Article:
In the late eighteenth and nineteenth century, Islam became less dominant as the non-Muslim population exceeded Muslims. Muslims were forced to marry those outside their religion. Also, under the horrible conditions of slavery, families were often torn apart as they were sold off to different slave owners. To effectively maintain the teachings of Islam, it had to be passed down through generations. As Africanized Christianity slowly became a force, Islam suffered. If Muslim children were sold away from their families they were often adopted into non-Muslim communities and soon ceased to practice that religion.
The Continuation of Traditional African Beliefs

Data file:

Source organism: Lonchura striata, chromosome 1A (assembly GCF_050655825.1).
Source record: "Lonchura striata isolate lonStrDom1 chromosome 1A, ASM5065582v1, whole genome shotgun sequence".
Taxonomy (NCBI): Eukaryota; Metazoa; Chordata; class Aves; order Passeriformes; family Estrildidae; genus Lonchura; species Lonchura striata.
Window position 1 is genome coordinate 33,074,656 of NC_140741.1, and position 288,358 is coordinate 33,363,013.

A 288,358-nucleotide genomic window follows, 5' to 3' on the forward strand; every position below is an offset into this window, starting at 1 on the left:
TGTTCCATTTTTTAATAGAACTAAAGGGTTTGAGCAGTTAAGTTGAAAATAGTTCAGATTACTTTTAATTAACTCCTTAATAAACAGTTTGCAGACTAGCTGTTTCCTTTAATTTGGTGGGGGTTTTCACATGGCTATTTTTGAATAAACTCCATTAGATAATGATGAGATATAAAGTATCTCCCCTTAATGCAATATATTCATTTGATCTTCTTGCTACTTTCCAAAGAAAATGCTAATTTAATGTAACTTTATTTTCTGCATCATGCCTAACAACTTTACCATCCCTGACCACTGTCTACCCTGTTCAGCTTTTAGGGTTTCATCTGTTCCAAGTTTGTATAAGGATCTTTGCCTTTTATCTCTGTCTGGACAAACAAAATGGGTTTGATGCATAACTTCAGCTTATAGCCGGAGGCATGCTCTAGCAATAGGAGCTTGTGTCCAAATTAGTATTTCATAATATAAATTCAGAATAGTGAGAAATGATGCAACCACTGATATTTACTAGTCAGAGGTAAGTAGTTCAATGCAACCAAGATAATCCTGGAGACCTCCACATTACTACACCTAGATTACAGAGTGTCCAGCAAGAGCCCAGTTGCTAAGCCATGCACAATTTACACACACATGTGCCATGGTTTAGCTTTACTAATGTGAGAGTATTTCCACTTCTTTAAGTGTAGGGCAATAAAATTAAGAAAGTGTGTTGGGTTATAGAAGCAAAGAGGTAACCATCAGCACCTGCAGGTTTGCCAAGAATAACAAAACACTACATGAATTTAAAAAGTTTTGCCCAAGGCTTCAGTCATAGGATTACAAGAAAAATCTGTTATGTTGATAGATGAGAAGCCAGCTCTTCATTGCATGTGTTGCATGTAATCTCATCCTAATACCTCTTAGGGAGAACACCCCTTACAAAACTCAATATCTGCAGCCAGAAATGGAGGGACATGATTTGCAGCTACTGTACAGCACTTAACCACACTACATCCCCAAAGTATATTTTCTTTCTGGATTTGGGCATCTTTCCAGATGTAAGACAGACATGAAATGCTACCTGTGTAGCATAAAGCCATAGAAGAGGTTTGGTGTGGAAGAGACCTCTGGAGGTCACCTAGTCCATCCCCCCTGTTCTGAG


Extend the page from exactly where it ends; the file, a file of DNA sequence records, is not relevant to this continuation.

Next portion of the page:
While many people in the Lowcountry turned to religion for alleviation from their oppression, other people used conjuring as a protection against the evils of slavery. Conjuring in the Lowcountry is a practice from West and West Central Africa. This "magic art" was perceived by the Gullah community to be very powerful. There are, however, subtle differences in how conjuring is practiced among the Gullah-Geechee community as opposed to how it was practiced in Africa. In West Africa, there were men called fetish priests. The priests were sacred figures in the community because they had the ability to create powerful fetishes to protect the people of the community. These fetishes were made of wood, horn of goat, hoof of antelope, piece of metal or ivory, hair of someone's head and fingernail clippings. They were placed along the coastal line as "outsiders" entered the region. Also, they were placed along paths, at the gate of every village, door of every house, crossing place of streams and around the neck of everyone. Before the fetishes were positioned in their respective places, they received supernatural powers from the hands of the fetish priests.